There are a couple of things I’d like to highlight about this week’s theme.  First of all, one of the reasons we read about the prophecies about Jesus is because they help to prove to us who Jesus was.  Without the help of the Holy Spirit, how could anyone have known these details about the Messiah ahead of time?  There are many more prophesies about Jesus, but these are the primary ones we think of at Christmas.  (My Passover Book, Next Year In New Jerusalem highlights many, many more of these prophecies — no promises, but hoping to have it back in print this spring for Passover).

Another reason we look at the prophecies about Jesus is because they remind us what we should be doing:  Telling people about Him!  In the US, we now live in what has been called “the post-Christian culture.”  In many ways, this is a tragedy, but in other ways, it can be good.  It’s very difficult to help people in a Christian culture understand that they can have a relationship with God or that they have a need for Jesus’ sacrifice.  Say what?!  Yes, you heard me right.  People who think they’re Christians because they’re American don’t understand their deep need; they don’t know what they’re missing because they think they’ve got it.  The contrast of God’s true love with our current culture is stark, making it easier to see that there is a need and that Jesus truly makes a difference in a person’s life.

Telling about Jesus doesn’t mean just … telling.  Anyone can talk about Jesus.  The strongest way to tell those who don’t know Jesus about Him is to let them see the evidence in you, your transformed life, the fruit of the Spirit.  There’s a famous quote about this that I love.  I’ve seen it attributed to various people.  “Always preach the Gospel … and if necessary, use words.”  The Apostle John said similarly, “Dear Children, let us not love with word or tongue, but with action and in truth.”  It’s all too easy to tell people about Jesus, to push Him on others, to make them feel condemned or inferior (which is not what He would want).  But to let Him shine through me, to humbly apologize when He isn’t reflected accurately in my life, to let Him express Himself to those around me through my hands and feet and mouth … can be a much clearer expression of the Gospel.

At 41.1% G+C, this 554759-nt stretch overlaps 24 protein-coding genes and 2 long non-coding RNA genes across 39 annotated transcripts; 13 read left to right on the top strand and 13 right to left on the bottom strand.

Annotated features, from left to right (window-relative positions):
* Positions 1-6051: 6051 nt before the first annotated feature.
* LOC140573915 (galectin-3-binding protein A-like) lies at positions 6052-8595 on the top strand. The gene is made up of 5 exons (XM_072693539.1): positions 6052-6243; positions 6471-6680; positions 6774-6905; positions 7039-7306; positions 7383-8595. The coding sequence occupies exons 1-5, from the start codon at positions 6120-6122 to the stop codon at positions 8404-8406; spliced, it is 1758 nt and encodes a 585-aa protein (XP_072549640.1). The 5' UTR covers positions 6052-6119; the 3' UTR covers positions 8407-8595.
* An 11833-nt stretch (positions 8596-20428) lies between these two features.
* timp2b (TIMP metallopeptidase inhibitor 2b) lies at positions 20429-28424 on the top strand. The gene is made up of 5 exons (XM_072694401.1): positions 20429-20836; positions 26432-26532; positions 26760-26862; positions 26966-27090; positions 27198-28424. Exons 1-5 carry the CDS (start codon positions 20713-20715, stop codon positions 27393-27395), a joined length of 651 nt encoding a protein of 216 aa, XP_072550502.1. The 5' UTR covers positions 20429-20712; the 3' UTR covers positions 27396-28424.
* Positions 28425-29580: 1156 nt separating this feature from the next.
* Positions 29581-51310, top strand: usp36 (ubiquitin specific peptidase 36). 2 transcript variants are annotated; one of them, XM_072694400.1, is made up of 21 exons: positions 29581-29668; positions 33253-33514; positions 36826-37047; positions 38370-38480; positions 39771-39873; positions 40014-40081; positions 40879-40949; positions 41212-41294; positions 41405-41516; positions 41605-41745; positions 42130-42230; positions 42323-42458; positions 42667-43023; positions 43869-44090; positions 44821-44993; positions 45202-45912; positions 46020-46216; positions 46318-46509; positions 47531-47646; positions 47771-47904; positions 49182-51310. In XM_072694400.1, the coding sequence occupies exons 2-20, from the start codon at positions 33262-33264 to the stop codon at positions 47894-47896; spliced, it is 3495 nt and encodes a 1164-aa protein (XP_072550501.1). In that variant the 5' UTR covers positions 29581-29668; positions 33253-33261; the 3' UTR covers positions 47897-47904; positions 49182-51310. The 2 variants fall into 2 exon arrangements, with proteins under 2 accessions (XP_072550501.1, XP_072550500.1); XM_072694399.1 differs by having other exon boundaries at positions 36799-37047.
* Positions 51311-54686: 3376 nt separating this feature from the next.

Am I saying not to ever use words to tell about Jesus?  Am I suggesting that the Gospel should never be taught or preached with words?  Absolutely not.  Scripture is full of exhortations to preach and teach, and most people can’t come to Christ without hearing the Gospel explained to them.  What I’m suggesting is that our actions need to precede and/or back up those words.  “A picture is worth a thousand words.”  YOU are a living photograph of what it means to have Christ in a person.

Let’s be aware all the time, but let’s be especially mindful this week of what our living photos portray.